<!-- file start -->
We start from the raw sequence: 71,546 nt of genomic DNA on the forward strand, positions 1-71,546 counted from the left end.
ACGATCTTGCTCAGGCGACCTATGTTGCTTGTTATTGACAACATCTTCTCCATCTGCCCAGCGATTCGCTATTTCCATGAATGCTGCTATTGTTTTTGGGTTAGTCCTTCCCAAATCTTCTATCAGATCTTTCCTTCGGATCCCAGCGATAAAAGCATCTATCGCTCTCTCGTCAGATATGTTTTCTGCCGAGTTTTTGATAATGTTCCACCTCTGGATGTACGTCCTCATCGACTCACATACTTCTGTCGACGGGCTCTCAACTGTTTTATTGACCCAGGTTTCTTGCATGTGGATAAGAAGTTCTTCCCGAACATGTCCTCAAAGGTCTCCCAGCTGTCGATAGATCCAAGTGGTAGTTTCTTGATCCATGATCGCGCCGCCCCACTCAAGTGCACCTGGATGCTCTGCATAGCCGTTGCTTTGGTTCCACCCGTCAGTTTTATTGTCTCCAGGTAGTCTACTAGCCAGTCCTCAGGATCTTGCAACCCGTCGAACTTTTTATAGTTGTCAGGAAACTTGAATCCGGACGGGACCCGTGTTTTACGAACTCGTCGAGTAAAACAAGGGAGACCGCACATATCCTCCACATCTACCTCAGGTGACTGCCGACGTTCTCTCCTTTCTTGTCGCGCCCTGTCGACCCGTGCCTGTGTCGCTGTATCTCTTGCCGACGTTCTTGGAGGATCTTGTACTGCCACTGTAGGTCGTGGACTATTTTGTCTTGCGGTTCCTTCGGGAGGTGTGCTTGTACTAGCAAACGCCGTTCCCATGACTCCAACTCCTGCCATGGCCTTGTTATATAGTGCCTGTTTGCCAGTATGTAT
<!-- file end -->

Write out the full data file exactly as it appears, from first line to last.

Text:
We start from the raw sequence: 71,546 nt of genomic DNA on the forward strand, positions 1-71,546 counted from the left end.
ACGATCTTGCTCAGGCGACCTATGTTGCTTGTTATTGACAACATCTTCTCCATCTGCCCAGCGATTCGCTATTTCCATGAATGCTGCTATTGTTTTTGGGTTAGTCCTTCCCAAATCTTCTATCAGATCTTTCCTTCGGATCCCAGCGATAAAAGCATCTATCGCTCTCTCGTCAGATATGTTTTCTGCCGAGTTTTTGATAATGTTCCACCTCTGGATGTACGTCCTCATCGACTCACATACTTCTGTCGACGGGCTCTCAACTGTTTTATTGACCCAGGTTTCTTGCATGTGGATAAGAAGTTCTTCCCGAACATGTCCTCAAAGGTCTCCCAGCTGTCGATAGATCCAAGTGGTAGTTTCTTGATCCATGATCGCGCCGCCCCACTCAAGTGCACCTGGATGCTCTGCATAGCCGTTGCTTTGGTTCCACCCGTCAGTTTTATTGTCTCCAGGTAGTCTACTAGCCAGTCCTCAGGATCTTGCAACCCGTCGAACTTTTTATAGTTGTCAGGAAACTTGAATCCGGACGGGACCCGTGTTTTACGAACTCGTCGAGTAAAACAAGGGAGACCGCACATATCCTCCACATCTACCTCAGGTGACTGCCGACGTTCTCTCCTTTCTTGTCGCGCCCTGTCGACCCGTGCCTGTGTCGCTGTATCTCTTGCCGACGTTCTTGGAGGATCTTGTACTGCCACTGTAGGTCGTGGACTATTTTGTCTTGCGGTTCCTTCGGGAGGTGTGCTTGTACTAGCAAACGCCGTTCCCATGACTCCAACTCCTGCCATGGCCTTGTTATATAGTGCCTGTTTGCCAGTATGTAT